See photo six - that threaded hole in the spindle??? the screw that fills it in the seventh photo does NOT ride on the visible threads, it only threads into the bottom of the hole by four turns. It passes freely and without touching past the visible threads.

I have NO idea what is supposed to be threaded in there, as the screw seems to have no reason other than keeping bugs out of the threaded cavity! Darn it I wish I could find an image - patent drawings have only ONE, and they are not the cutaway views.
http://www.datamp.org/patents/displayPatent.php?id=30934
 

J.Hayes

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Nov 30, 2012
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Waterloo WI
That screw holds the yoke(your last picture ) that keeps the vise screw centered. Take the jaws off and it should drop out once the screw is removed.

Yes, tapping on stuff is a calculated risk. If it is a taper like mine, it will probably require a tap to free it, think Morse Taper in a drill spindle or lathe tailstock.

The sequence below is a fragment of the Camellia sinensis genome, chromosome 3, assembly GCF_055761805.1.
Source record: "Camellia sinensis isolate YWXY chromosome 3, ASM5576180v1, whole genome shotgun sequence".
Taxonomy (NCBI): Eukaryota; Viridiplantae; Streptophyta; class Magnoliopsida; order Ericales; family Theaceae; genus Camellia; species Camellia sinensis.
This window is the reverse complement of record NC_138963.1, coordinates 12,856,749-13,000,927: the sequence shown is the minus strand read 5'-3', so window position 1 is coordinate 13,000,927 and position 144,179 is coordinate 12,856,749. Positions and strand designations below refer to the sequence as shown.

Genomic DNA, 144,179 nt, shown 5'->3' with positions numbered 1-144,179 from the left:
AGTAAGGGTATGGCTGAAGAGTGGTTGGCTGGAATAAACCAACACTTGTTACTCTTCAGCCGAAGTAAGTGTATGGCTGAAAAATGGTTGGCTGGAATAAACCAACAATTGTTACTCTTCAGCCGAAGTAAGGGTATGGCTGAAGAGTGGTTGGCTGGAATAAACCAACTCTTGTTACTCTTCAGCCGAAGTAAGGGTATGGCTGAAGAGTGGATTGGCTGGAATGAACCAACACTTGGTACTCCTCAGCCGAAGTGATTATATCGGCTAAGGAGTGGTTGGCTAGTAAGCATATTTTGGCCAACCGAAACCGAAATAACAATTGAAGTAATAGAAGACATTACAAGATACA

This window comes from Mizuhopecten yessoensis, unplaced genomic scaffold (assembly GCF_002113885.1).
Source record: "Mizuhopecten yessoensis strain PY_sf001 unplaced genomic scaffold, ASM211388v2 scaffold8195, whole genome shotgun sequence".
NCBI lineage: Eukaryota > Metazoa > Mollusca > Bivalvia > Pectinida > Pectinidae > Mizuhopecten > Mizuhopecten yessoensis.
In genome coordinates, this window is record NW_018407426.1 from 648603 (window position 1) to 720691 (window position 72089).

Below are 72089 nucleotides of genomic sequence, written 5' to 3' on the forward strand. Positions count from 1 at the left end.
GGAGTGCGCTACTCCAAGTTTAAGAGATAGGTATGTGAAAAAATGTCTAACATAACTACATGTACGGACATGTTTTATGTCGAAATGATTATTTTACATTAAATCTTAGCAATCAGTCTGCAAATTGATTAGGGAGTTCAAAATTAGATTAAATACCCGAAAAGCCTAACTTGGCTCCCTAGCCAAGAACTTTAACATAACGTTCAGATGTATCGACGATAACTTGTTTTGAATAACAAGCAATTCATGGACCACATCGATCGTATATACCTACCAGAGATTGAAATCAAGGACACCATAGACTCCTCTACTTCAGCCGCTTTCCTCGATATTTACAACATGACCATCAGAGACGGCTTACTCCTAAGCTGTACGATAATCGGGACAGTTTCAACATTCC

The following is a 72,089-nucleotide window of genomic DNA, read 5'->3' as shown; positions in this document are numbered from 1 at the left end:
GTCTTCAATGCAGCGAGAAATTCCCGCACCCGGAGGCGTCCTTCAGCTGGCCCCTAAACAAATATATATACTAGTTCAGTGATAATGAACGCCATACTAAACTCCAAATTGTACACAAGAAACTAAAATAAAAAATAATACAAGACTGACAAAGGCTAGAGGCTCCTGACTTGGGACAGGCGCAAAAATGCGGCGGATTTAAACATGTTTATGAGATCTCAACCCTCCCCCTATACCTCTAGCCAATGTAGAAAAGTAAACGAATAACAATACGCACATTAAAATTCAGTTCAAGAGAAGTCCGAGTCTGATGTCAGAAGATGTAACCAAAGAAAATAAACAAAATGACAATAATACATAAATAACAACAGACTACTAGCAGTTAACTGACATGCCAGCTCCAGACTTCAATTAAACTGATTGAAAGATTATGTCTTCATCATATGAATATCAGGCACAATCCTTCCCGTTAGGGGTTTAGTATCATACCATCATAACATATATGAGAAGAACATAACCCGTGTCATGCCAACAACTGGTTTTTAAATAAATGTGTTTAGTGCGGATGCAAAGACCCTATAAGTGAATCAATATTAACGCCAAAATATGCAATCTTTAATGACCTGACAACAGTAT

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halfpint23

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Jan 22, 2016
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Wettern heck WA
Thanks Jeremy,
That yoke is MIA on mine, though I see staked corners where I "think" it must have been. Makes sense the four-thread screw wound hold that in place. The larger diameter threads are a mystery.
I think I'll let the penetrant have a bit more time to work before I go all medieval on it with hammer and drift. Possibly a touch of the hot wrench on brass is warranted here. Got some pretty petrified thing apart with heat and a ten-ton Porto-Power
 

halfpint23